Article

How to prevent email spoofing

Are you inadvertently allowing your emails to be blocked and putting your reputation at risk?

Email dates back to the very early days of the internet – back when the internet was just ARPANET; and it’s fair to say it’s showing its age. Email itself provides no validation that the sender is who they say they are. Just like a paper letter, the sender can write any reply address they want. A lot of unsavoury characters have taken advantage of this, and will try to add perceived legitimacy to their scam attempts by adding a trusted sender’s address to the message.

In response to this threat, several technologies have been developed to try and weed out these fake messages. Whilst some are quite easy and free to implement, you have to set them up as the sender (or rather, the sender’s IT team) in order for other people to validate your messages.

Why should you care?

It protects your reputation and your brand. If one of your customers receives an email from you that tricks them into losing money or having their systems breached, it won’t reflect well on you. The fact that you didn’t actually send the email may be irrelevant. Why didn’t you have measures in place to prevent it? Can they ever trust an email from you again?

It prevents your messages being blocked. Most spam filters look for anti-spoofing measures on the sender’s side to inform them. If they can’t find anything to base decisions on, they’ll fall back to using their best guess; and they may guess incorrectly. Many spam filters will treat messages with no anti-spoofing measures harshly, defaulting to blocking them rather than letting them through.

What can you do?

There are three pieces of information you can provide to help recipients identify which messages are legitimate, and which are from a scammer: SPF, DKIM, and DMARC. All 3 methods use DNS records. These are public pieces of information you can choose to publish to the world. If you’ve got your own email domain, you’ll have a DNS service already. These methods work as follows.

SPF (Sender Policy Framework)

An SPF record contains a list of servers which are authorised to send emails on your behalf. Recipient spam filters can check the record, and if the sending server isn’t on the list, they know it’s a scam. This is an easy and effective way to protect against spoofing.

You do need to make sure you have a complete list of legitimate message sources first, though. This doesn’t just mean your email system – if your website sends emails, or you use an external newsletter service, then you need to include those too. Remember that if anything is not included on the SPF record, you’re telling recipients not to trust it.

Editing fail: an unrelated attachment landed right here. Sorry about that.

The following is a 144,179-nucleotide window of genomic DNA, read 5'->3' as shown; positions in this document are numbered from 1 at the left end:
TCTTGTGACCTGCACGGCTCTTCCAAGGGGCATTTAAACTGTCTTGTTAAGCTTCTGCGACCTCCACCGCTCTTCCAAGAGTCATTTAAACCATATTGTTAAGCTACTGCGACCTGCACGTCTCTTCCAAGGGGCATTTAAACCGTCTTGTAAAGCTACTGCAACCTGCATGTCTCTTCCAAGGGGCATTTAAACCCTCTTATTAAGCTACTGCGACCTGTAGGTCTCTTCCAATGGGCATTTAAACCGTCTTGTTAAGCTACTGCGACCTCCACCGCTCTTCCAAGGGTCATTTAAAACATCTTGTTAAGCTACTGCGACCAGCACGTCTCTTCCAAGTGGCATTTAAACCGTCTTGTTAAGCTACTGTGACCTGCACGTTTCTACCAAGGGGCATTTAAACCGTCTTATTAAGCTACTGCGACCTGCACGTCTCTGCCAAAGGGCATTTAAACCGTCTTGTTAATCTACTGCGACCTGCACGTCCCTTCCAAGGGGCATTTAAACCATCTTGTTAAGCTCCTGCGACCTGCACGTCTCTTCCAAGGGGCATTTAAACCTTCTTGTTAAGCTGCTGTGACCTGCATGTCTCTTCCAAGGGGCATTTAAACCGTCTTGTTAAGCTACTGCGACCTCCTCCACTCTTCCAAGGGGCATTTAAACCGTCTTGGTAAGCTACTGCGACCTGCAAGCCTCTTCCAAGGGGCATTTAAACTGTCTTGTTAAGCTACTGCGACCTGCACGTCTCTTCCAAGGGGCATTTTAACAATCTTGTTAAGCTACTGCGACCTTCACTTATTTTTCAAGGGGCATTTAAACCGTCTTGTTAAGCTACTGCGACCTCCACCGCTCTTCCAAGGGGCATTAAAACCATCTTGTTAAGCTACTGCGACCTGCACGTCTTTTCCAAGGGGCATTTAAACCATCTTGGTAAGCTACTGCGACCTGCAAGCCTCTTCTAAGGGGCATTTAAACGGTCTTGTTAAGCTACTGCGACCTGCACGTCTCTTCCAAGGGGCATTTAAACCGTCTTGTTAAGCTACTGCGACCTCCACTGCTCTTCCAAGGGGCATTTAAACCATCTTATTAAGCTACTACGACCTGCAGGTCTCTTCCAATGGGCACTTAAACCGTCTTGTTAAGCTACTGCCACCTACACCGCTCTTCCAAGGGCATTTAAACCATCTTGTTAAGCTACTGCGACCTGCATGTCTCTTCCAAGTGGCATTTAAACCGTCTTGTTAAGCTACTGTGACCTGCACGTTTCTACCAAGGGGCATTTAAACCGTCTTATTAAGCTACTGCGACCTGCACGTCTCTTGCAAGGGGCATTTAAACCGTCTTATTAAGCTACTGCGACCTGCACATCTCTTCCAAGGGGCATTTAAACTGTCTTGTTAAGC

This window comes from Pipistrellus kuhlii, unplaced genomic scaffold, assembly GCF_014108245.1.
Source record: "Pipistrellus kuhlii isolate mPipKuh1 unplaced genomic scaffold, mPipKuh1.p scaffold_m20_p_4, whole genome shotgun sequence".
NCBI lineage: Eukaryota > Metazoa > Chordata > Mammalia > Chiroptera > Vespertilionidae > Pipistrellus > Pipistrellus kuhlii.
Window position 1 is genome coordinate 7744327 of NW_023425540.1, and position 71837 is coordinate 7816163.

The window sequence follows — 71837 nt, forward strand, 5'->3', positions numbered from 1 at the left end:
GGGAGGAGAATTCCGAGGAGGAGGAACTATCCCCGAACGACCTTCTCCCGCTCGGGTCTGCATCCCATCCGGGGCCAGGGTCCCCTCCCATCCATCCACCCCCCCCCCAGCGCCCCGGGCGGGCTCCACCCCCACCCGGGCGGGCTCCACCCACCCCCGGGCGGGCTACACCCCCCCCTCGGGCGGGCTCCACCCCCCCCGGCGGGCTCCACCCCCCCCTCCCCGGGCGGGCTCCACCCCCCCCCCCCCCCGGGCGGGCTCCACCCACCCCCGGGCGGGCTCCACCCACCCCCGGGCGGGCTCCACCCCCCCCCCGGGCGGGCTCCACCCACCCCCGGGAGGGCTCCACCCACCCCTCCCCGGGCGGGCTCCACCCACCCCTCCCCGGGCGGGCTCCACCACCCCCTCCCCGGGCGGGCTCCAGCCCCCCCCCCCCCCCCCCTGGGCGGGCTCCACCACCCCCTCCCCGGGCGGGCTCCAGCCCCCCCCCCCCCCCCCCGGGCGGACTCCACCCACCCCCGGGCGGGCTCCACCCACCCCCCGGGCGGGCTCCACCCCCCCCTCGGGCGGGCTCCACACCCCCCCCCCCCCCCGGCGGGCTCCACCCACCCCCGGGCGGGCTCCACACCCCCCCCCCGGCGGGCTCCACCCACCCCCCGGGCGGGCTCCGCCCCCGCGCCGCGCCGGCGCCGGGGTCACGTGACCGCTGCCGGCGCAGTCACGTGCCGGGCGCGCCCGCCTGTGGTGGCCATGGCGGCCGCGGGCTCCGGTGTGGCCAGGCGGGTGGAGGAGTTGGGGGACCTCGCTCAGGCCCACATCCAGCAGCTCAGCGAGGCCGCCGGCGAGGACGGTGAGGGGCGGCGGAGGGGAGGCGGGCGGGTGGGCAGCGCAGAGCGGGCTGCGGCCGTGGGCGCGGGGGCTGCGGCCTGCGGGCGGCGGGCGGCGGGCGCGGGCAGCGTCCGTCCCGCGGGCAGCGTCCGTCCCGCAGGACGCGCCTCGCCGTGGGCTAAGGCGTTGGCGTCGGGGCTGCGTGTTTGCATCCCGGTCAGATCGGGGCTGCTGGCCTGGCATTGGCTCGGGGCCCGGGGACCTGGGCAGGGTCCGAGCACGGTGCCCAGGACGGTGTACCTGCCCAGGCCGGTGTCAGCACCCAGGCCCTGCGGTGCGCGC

DKIM (Domain Keys Identified Mail)

DKIM authenticates messages using a digital signature. Every message signed by DKIM can be validated using a public encryption key that is displayed in your DKIM record. This key is linked to a private key that you control. Only signatures created using your private key will validate using the public key.

DKIM proves a message is legitimate and hasn’t been modified in-transit; however, the reverse is not true i.e. the lack of a DKIM signature does not prove a message is spoofed. This makes it useful to avoid messages being blocked, but it should be used alongside SPF to weed out scam emails.

DKIM is a bit trickier to implement then SPF because it uses cryptography in addition to a DNS record. If you use a hosted email provider (e.g. Office 365) they’ll usually do most of the leg work for you – requiring you only to add the DNS record.

DMARC (Domain-based Message Authentication Reporting and Conformance)

DMARC is essentially a policy that tells recipient servers how to handle validation of your messages, and how to report spoofing attempts. This closes a couple of loopholes which exist in SPF and DKIM, and provides you with insight into what messages are being sent with your name attached to them. This can be useful to check that you aren’t accidentally blocking legitimate traffic, or to see if you or your contacts are being specifically targeted. Like with SPF, the DMARC policy is published to the world using a DNS record.

DMARC reports are sent to an email address you specify in your DMARC record. They are XML-based, which means they are easy for a computer to read, but not ideal for a human. Rather than having a mailbox swamped with such reports, you may wish to use a third-party reporting tool which will ingest these messages and provide you with useful summary reports. A number of free and paid tools exist for this purpose.

More information

If you want help or further advice about securing your emails or data, feel free to get in touch with us today.

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